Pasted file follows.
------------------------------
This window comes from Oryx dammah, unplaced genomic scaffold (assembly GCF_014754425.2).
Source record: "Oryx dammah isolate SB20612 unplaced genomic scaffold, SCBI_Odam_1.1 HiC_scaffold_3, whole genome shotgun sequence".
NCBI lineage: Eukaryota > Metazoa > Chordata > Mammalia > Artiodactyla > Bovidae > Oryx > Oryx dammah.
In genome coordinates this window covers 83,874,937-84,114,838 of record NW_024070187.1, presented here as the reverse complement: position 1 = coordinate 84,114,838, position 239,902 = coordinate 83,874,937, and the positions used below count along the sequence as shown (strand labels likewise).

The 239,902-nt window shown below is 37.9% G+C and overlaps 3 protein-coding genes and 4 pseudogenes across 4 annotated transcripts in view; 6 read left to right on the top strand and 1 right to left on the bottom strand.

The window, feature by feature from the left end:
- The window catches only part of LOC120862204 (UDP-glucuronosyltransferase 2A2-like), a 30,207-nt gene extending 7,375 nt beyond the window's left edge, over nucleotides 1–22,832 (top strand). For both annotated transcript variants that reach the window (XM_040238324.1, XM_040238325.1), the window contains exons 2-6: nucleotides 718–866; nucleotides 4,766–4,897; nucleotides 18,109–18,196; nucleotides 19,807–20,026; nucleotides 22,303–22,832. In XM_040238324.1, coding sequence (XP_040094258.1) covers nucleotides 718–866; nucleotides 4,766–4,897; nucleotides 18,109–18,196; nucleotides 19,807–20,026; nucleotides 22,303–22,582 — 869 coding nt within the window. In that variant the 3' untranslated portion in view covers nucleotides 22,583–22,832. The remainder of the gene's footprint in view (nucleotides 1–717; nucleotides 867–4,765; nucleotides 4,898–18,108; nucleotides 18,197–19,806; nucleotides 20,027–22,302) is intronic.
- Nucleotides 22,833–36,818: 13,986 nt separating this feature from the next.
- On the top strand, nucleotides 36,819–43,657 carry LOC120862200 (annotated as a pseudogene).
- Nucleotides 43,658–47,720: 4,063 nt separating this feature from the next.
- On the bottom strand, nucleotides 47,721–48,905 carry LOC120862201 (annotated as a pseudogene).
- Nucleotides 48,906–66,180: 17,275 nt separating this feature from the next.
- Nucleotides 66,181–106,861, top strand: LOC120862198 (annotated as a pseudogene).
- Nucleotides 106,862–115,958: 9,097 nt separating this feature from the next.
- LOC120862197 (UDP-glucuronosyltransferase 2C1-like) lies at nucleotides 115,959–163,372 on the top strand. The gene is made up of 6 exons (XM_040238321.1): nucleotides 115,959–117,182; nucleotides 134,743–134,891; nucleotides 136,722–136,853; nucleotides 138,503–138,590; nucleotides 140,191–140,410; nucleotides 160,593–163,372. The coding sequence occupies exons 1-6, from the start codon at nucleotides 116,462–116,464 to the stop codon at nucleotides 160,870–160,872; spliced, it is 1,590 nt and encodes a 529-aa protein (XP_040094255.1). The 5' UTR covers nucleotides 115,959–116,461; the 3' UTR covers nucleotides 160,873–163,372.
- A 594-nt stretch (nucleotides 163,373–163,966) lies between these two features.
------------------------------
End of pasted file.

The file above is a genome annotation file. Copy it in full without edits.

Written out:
This window comes from Oryx dammah, unplaced genomic scaffold (assembly GCF_014754425.2).
Source record: "Oryx dammah isolate SB20612 unplaced genomic scaffold, SCBI_Odam_1.1 HiC_scaffold_3, whole genome shotgun sequence".
NCBI lineage: Eukaryota > Metazoa > Chordata > Mammalia > Artiodactyla > Bovidae > Oryx > Oryx dammah.
In genome coordinates this window covers 83,874,937-84,114,838 of record NW_024070187.1, presented here as the reverse complement: position 1 = coordinate 84,114,838, position 239,902 = coordinate 83,874,937, and the positions used below count along the sequence as shown (strand labels likewise).

The 239,902-nt window shown below is 37.9% G+C and overlaps 3 protein-coding genes and 4 pseudogenes across 4 annotated transcripts in view; 6 read left to right on the top strand and 1 right to left on the bottom strand.

The window, feature by feature from the left end:
- The window catches only part of LOC120862204 (UDP-glucuronosyltransferase 2A2-like), a 30,207-nt gene extending 7,375 nt beyond the window's left edge, over nucleotides 1–22,832 (top strand). For both annotated transcript variants that reach the window (XM_040238324.1, XM_040238325.1), the window contains exons 2-6: nucleotides 718–866; nucleotides 4,766–4,897; nucleotides 18,109–18,196; nucleotides 19,807–20,026; nucleotides 22,303–22,832. In XM_040238324.1, coding sequence (XP_040094258.1) covers nucleotides 718–866; nucleotides 4,766–4,897; nucleotides 18,109–18,196; nucleotides 19,807–20,026; nucleotides 22,303–22,582 — 869 coding nt within the window. In that variant the 3' untranslated portion in view covers nucleotides 22,583–22,832. The remainder of the gene's footprint in view (nucleotides 1–717; nucleotides 867–4,765; nucleotides 4,898–18,108; nucleotides 18,197–19,806; nucleotides 20,027–22,302) is intronic.
- Nucleotides 22,833–36,818: 13,986 nt separating this feature from the next.
- On the top strand, nucleotides 36,819–43,657 carry LOC120862200 (annotated as a pseudogene).
- Nucleotides 43,658–47,720: 4,063 nt separating this feature from the next.
- On the bottom strand, nucleotides 47,721–48,905 carry LOC120862201 (annotated as a pseudogene).
- Nucleotides 48,906–66,180: 17,275 nt separating this feature from the next.
- Nucleotides 66,181–106,861, top strand: LOC120862198 (annotated as a pseudogene).
- Nucleotides 106,862–115,958: 9,097 nt separating this feature from the next.
- LOC120862197 (UDP-glucuronosyltransferase 2C1-like) lies at nucleotides 115,959–163,372 on the top strand. The gene is made up of 6 exons (XM_040238321.1): nucleotides 115,959–117,182; nucleotides 134,743–134,891; nucleotides 136,722–136,853; nucleotides 138,503–138,590; nucleotides 140,191–140,410; nucleotides 160,593–163,372. The coding sequence occupies exons 1-6, from the start codon at nucleotides 116,462–116,464 to the stop codon at nucleotides 160,870–160,872; spliced, it is 1,590 nt and encodes a 529-aa protein (XP_040094255.1). The 5' UTR covers nucleotides 115,959–116,461; the 3' UTR covers nucleotides 160,873–163,372.
- A 594-nt stretch (nucleotides 163,373–163,966) lies between these two features.